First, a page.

Importance of vaginal packing after laparoscopic sacrocolpopexy – retrospective study

Authors: A. Marinič Veverková;  V. Kališ;  M. Smažinka ;  M. Havíř;  Z. Rušavý
Authors‘ workplace: Gynekologicko-porodnická klinika LF UK a FN Plzeň
Published in: Ceska Gynekol 2024; 89(1): 11-15
Category: Original Article


Objective: To compare the subjective and objective results of laparoscopic sacrocolpopexy (LSC) with and without the introduction of a vaginal packing one year after surgery. Methodology: This is a retrospective cohort study of 125 women after laparoscopic sacrocolpopexy operated on in 2013–2016 with complete annual follow-up. Patients with a total hysterectomy were excluded from the study. Basic patient characteristics, preoperative POP-Q and surgery data were collected. The subjective outcome of the surgery was assessed using the PGI-I (patient global impression of improvement). The anatomic outcome of the surgery was evaluated using the composite definition of surgical failure based on POP-Q (Ba ≥ –1, C ≥ –3, Bp ≥ –1). Patients were divided into two groups according to whether or not they had vaginal packing after surgery. Statistical analysis was performed using c2, Wilcoxon and Fischer test according to the distribution of normality. Results: A total of 125 women were enrolled in the study; 48 (38.4%) after LSC, 58 (46.4%) with concomitant supracervical hysterectomy and 19 (15.2%) after sacrohysterocolpopexy. Vaginal packing was introduced for 24–48 hours after surgery in 86 (68.8%) women. The groups did not differ in age, body mass index, smoking or preoperative pelvic organ prolapse quantification system. We did not observe statistically significant differences in PGI-I first year after surgery. The difference in anatomic surgical failure did not reach statistical significance, although more failures were observed in the group without packing (12.8 vs. 3.5%; P = 0.09). The mean C-point value one year after surgery was lower in the non-tamponade group (–7 vs. –7.5; P < 0.009). No mesh extrusion or serious complications were recorded in the monitored group. Conclusion: Vaginal packing after LSC probably does not affect patient satisfaction after surgery, however, it may be associated with better anatomical outcome one year after the surgery. The results of the study must be confirmed by a more detailed prospective evaluation.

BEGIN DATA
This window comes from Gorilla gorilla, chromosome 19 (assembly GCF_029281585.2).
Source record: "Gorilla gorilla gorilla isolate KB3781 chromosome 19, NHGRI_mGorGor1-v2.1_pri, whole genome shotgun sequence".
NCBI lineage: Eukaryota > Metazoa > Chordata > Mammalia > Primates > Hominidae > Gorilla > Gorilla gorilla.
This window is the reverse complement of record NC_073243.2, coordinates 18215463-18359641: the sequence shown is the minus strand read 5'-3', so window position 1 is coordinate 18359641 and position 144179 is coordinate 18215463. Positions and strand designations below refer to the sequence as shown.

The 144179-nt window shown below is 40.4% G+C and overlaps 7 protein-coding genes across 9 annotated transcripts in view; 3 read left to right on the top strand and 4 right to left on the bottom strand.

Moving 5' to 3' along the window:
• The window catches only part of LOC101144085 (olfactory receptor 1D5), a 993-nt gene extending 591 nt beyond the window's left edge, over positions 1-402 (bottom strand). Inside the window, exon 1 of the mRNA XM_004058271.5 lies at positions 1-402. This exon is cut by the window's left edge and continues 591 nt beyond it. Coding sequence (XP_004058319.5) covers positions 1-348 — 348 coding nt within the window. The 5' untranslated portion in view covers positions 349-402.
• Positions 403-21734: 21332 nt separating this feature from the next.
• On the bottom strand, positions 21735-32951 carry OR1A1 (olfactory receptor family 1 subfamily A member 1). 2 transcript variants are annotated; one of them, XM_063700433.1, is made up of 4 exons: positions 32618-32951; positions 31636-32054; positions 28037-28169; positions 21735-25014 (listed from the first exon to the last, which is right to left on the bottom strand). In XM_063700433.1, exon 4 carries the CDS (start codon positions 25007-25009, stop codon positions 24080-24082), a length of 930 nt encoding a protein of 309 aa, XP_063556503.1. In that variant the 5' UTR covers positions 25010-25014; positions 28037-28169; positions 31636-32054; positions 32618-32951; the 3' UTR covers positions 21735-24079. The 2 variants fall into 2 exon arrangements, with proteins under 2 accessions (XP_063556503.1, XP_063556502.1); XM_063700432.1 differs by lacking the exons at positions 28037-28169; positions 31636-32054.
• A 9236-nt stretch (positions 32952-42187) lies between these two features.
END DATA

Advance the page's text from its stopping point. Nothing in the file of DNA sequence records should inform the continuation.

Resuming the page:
pelvic organ prolapse – vaginal packing – sacrocolpopexy – sacrohysterocolpopexy


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Paediatric gynaecology Gynaecology and obstetrics Reproduction medicine
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